ldbytex HERE, i

call HERE

CS225 midterm '08 p. 4

5) Assume this is the state of the machine at the beginning of each problem HERE
Address Contents 0000 0001 0002 0003 0004 0005 0006 0007 0008 0009

Y
000A 000B

09

FF X

03

70 0003

50

07

38

00

01

26

00

00

Registers A ABCD

HERE is a symbol for 0005. Y is a symbol for 000A
For each piece of code, tell whether it will Branch (Yes) or continue with the next instruction (No).

cpa 0xABCE, i BRLT Yes No: ~~~~~~~

a)

b) lda 0x0001, d BRLT Yes No: ~~~~~~~

ldbytea Y, d BREQ Yes No: ~~~~~~~

c)

d) lda 0x0007, d suba 1, i BREQ Yes No: ~~~~~~~

e) lda 0x000A, d ldx 0x0004, d BREQ Yes No: ~~~~~~~

f) lda 0x000A, d ldx 0x0004, d cpa 0, i BREQ Yes No: ~~~~~~~

CS225 midterm '08 p. 5

6) a) Assume that this chunk of memory consists only of PEP8 instructions, not data.

Translate it to Assembly Language. How? Front cover of book. (It runs, but is a silly program.) Address 0000 0001 0002 0003 0004 0005 0006 0007 Contents (hex) C1 00 03 04 00 07 18 00
(Object program is
C1 00 03 04 00 07 18 00 zz)

b) What is in the A register at the end of running this program?

______________________________________________________________

7) A nonsense program: You can do the problem without running it, or run it to confirm. Addr Code Symbol Mnemon Operand Comment 0000 040017 BR main ;- - - - unum: .EQUATE 0 0003 680002 one: SUBSP 2,i 0006 C006F0 LDA 1776,i 0009 E30000 STA unum,s 000C 160013 CALL two 000F 600002 ADDSP 2,i 0012 5A RET2 RET0 ;- - - - - - 0013 3B0002 two: DECO 2,s 0016 58 RET0 ;------------0017 160003 main: CALL one 001A 00 STOP .END a)Assuming all these addresses contain 0 at the start of the program, fill in their contents at the end of the run. Address FBC7 FBC8 FBC9 FBCA FBCB FBCC FBCD FBCE FBCF Contents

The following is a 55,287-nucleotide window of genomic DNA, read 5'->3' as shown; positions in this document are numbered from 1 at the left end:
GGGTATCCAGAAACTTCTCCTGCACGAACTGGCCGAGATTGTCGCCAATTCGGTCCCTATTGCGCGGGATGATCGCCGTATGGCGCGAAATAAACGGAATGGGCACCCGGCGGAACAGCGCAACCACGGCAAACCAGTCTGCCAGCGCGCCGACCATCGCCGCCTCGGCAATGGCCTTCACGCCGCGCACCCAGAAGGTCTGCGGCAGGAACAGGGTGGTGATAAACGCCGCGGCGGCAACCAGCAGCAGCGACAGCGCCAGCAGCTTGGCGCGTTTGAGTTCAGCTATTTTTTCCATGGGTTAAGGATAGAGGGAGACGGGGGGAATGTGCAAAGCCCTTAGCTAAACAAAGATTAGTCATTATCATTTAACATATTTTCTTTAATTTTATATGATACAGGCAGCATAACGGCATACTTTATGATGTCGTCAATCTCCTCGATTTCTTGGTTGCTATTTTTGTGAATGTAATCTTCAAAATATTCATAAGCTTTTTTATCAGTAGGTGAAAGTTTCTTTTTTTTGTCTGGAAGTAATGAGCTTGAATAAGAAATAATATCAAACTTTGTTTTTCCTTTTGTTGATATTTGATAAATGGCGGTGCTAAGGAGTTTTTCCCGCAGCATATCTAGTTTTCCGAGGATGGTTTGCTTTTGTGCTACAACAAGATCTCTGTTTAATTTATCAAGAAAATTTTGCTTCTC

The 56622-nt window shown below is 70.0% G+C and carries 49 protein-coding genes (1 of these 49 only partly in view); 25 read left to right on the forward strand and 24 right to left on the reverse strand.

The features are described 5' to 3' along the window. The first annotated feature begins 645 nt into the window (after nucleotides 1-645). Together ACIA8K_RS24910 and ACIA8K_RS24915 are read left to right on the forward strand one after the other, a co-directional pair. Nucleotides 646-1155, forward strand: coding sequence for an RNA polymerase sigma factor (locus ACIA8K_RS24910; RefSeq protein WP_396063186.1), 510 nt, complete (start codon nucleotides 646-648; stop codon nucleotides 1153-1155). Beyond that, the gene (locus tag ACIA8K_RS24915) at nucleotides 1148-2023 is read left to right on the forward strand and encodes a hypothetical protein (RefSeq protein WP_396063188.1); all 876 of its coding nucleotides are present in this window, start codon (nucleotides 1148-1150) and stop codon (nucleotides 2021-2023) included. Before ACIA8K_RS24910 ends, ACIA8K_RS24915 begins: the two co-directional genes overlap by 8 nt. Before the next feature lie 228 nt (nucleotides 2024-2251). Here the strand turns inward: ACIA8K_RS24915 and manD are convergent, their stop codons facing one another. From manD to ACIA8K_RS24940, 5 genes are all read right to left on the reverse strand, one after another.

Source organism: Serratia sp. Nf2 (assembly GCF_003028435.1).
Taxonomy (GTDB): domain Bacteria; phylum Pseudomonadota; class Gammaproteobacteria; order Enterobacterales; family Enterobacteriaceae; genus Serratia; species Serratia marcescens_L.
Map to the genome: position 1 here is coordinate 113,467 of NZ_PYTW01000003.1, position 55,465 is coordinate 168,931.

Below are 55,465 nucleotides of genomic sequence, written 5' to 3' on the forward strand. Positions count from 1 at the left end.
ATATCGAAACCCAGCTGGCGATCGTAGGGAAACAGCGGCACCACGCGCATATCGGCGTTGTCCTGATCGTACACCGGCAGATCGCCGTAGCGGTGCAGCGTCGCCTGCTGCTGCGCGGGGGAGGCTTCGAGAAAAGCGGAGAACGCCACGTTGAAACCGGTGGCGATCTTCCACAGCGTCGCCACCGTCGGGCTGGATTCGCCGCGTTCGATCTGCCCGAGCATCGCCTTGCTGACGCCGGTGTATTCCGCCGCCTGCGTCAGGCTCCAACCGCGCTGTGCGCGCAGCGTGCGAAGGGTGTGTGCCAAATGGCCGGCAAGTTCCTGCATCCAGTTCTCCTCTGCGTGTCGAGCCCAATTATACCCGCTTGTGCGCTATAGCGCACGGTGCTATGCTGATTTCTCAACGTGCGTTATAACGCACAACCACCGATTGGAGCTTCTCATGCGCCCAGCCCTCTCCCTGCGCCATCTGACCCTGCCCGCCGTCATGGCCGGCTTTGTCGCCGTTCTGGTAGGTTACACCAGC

b) What part of the stack is the stack frame for procedure one? (Give addresses or mark just above.) c) What part of the stack is the stack frame for procedure two? (Give addresses or mark just above.) d) One instruction in the program violates Warford’s conventions about procedure structuring. Which one and what does it do that’s “wrong”?
-- Do it with RET0 at line 12. if you have RET2 at line 12! Then, extra credit for explaining what happens

CS225 midterm '08 p. 6

______________________________________
8) Instruction Set Architectures sometimes are missing common instructions, which then must be worked around. Suppose the PEP8 ISA has an ASL (true) but does not have ROL (in fact it does). Write a short

sequence of PEP8 code which will do the equivalent of ROL (rotate left), but not using the actual ROL. Assume the number to be shifted is in the A register. Leave the result in A. (It does not
have to make the flags work "correctly." That's much harder.)

______________________________
9) Finish writing and debugging this simple program. (This code is also at aurora.wells.edu/~srs/CS225-Fall08/Midtermfile.htm) Email me the program, and hand in the printed Listing.

br main Q: .ascii “Do you like Assembly Language? y or n \x00” AYes: .ascii “ I do too! \x00” ANo: .ascii “ I'm sorry! \x00” main: ;Output the string at Q, then input a character. ;If the character is y, output the string at AYes. ;Otherwise, output the string at ANo. __________________________________________
10) Write a program to count to n: Get a decimal number n from the user. Then output the numbers up to and including n, (space after each one) and finish with an exclamation mark. If 6 is input, the output should be

123456!

The “variables” you use should be values on the stack; space should be allocated beforehand and deallocated at the end for them. Email me the program, and hand in the printed Listing. PARTIAL CREDIT: Write the program with no use of the stack, that is, with the “variable(s)” in memory spaces right before the program code (as we did in Chapter 5).